FOXBORO - If there's one thing the protagonists in Mike Lupica's books have in common, the writer said, it's that they all get knocked down.
"I'm going to ask my main character, whether it's a boy or a girl, to overcome stuff," the sportswriter and author told a crowd of Foxboro middle-schoolers Wednesday. "Anybody in this gym can be a world champion at getting knocked down."
Lupica, the author of 31 books, visited Ahern Middle School on Read Across America Day to say that through resilience, everyone has a story to tell.
He said that's especially true in sports, his usual subject.
Lupica is a longtime columnist for The New York Daily News who, since 2004, has written 20 sports-themed books aimed at young readers.
His characters, he emphasized, are ordinary young people who turn small moments of setback into tales of overcoming adversity.
A great story doesn't need vampires, wizards or werewolves, Lupica said - though he quipped, "As soon as I figure out how to put a werewolf on quarterback, I'm going to do it."
Lupica recalled how he first got into penning books for young people, after decades writing for adults.
His son, 12 at the time, had received a letter saying that he had been cut from a travel basketball team that Lupica said was looking for larger players. It was the first time sports would knock down his son.
It occurred to Lupica that he could organize a team for the boys who had been cut, and give them the season they were missing out on. He hired a coach, and coordinated with other teams to arrange games.
The trouble was, he said, he didn't ask how good the opponents were. He recalled the boys trailing by as much as 35-3 at halftime.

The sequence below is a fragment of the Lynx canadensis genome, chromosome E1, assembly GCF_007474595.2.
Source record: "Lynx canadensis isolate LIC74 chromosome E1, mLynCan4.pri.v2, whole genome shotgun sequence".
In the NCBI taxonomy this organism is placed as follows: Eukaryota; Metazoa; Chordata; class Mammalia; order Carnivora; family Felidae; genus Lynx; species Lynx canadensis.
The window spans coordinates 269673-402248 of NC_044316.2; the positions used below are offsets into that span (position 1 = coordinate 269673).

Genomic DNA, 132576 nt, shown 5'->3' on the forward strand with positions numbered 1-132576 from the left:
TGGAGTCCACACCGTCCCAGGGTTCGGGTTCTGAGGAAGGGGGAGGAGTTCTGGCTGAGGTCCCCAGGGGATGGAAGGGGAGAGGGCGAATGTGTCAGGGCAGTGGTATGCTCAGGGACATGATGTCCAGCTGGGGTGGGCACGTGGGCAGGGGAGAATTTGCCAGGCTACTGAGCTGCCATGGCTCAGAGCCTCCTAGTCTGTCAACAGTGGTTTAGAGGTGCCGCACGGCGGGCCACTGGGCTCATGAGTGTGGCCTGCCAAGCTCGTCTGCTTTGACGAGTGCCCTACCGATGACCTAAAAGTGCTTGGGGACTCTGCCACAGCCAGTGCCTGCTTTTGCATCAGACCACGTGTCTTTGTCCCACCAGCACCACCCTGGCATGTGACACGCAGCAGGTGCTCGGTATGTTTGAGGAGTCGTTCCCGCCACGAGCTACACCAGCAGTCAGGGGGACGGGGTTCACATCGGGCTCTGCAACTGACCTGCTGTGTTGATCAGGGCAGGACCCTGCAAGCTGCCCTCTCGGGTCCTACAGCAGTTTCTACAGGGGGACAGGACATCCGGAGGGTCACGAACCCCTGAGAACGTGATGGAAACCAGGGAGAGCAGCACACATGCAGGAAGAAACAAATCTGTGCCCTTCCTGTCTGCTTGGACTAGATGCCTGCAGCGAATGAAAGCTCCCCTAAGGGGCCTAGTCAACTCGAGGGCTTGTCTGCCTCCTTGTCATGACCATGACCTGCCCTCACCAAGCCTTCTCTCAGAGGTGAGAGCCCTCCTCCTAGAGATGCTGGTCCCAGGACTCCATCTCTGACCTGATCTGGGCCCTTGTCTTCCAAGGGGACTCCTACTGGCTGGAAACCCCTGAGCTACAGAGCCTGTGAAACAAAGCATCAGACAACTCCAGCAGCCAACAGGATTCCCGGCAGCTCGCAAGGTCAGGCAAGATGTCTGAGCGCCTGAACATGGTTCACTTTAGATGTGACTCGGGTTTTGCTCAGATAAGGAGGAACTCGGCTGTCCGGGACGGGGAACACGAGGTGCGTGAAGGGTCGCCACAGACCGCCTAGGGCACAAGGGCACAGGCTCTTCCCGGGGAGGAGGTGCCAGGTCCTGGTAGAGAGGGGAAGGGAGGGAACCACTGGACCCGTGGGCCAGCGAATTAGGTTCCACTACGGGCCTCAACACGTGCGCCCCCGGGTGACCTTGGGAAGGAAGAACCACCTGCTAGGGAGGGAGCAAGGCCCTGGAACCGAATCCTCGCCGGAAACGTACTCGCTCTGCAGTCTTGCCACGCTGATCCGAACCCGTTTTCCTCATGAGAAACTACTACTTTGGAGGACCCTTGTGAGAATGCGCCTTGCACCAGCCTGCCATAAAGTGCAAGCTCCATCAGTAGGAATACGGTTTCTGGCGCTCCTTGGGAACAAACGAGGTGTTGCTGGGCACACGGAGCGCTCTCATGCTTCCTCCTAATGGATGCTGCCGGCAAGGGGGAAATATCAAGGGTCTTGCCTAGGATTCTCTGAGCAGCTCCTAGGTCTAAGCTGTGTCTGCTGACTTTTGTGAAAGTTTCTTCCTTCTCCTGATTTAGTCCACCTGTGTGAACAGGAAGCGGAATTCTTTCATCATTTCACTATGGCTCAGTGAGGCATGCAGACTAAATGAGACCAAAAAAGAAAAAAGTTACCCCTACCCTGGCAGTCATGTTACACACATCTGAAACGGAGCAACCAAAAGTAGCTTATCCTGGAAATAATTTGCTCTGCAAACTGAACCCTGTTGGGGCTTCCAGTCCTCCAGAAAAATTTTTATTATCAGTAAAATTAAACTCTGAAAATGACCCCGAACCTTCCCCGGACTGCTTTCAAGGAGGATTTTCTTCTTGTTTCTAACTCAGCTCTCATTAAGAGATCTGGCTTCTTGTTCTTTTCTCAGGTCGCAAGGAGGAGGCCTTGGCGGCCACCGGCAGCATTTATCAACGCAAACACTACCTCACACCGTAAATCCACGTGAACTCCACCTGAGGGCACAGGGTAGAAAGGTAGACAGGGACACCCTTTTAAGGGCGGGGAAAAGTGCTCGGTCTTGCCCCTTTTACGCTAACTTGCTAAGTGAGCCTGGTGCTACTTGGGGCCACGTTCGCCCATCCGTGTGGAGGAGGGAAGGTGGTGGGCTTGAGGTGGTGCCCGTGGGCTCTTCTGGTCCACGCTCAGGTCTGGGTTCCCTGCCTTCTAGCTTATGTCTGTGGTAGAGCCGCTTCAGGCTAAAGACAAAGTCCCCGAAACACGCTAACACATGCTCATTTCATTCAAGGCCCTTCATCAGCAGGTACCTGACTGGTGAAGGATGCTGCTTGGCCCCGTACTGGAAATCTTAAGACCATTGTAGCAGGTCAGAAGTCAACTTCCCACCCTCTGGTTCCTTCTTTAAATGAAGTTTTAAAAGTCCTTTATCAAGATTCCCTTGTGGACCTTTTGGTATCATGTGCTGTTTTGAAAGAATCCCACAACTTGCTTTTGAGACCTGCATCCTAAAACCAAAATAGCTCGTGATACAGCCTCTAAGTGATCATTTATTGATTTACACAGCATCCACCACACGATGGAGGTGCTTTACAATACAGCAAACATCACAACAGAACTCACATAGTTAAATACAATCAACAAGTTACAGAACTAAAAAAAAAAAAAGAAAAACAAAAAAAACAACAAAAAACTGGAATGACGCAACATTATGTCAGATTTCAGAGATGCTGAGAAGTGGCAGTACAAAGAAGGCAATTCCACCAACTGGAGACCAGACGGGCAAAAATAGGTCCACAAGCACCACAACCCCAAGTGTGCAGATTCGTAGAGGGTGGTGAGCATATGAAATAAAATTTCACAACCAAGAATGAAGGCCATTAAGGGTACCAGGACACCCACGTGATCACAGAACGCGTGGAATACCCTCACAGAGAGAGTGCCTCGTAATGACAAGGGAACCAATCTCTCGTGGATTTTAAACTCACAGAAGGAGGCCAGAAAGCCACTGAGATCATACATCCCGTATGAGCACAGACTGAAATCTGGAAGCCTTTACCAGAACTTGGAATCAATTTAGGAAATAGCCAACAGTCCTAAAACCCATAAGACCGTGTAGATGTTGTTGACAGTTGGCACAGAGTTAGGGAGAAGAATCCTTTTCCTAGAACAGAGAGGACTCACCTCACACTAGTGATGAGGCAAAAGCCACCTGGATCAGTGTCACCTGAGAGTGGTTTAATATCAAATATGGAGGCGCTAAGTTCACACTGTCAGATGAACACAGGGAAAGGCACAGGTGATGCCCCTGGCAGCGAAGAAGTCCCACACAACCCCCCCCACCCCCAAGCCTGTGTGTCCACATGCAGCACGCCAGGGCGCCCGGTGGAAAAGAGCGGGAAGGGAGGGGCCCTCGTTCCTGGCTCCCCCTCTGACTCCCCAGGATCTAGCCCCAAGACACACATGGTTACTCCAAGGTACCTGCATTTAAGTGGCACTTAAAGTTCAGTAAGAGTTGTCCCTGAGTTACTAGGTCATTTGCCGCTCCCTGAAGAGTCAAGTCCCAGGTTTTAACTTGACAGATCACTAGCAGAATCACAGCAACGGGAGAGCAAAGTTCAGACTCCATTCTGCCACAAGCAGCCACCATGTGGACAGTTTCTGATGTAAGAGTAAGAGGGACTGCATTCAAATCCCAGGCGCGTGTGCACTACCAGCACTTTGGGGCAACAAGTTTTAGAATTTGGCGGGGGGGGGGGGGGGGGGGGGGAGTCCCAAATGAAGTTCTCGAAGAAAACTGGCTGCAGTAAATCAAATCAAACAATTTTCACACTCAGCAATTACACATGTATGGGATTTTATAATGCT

"These kids feel worse now than when they got cut," he remembered thinking. "This is like a science experiment that has gone horribly, tragically wrong."
But the team started to get better with each game, and in their final matchup, a last-second free-throw gave them a one-point victory.
The experience became the inspiration for his first book, the New York Times bestseller "Travel Team."
Lupica said his wife was thankful he could finally use his immaturity to help his family.
As his son's team's eventual triumph started from a disheartening letter on the kitchen the table, Lupica said every great sports moment, from the Miracle on Ice to the Red Sox 2004 World Series victory, began with a small turning point.
"At the end of the day, sports is in the memory-making business," he said.
Questions from the students allowed the conversation to veer from his main themes.
Lupica declined a request to "dab on 'em," a dance used to flaunt one's swagger, but invited the student who asked to do so, himself, in front of the packed gymnasium.
In a gym that had been filled with ballot boxes just a day before, presidential politics were still on the minds of even middle-schoolers.
One of the day's last questions: "Do you support Donald Trump?"
"I've known Mr. Trump for a long time," he said, prompting some boos from the bleachers. "I like him as a person, but I cannot subscribe to some of his beliefs."
Despite the digressions, his main point remained the power of a good story despite the dominance of smart phones, the Internet and video games.
"With all that stuff, there is no greater magic than Page 1, Chapter 1 of a book you want to read," Lupica said.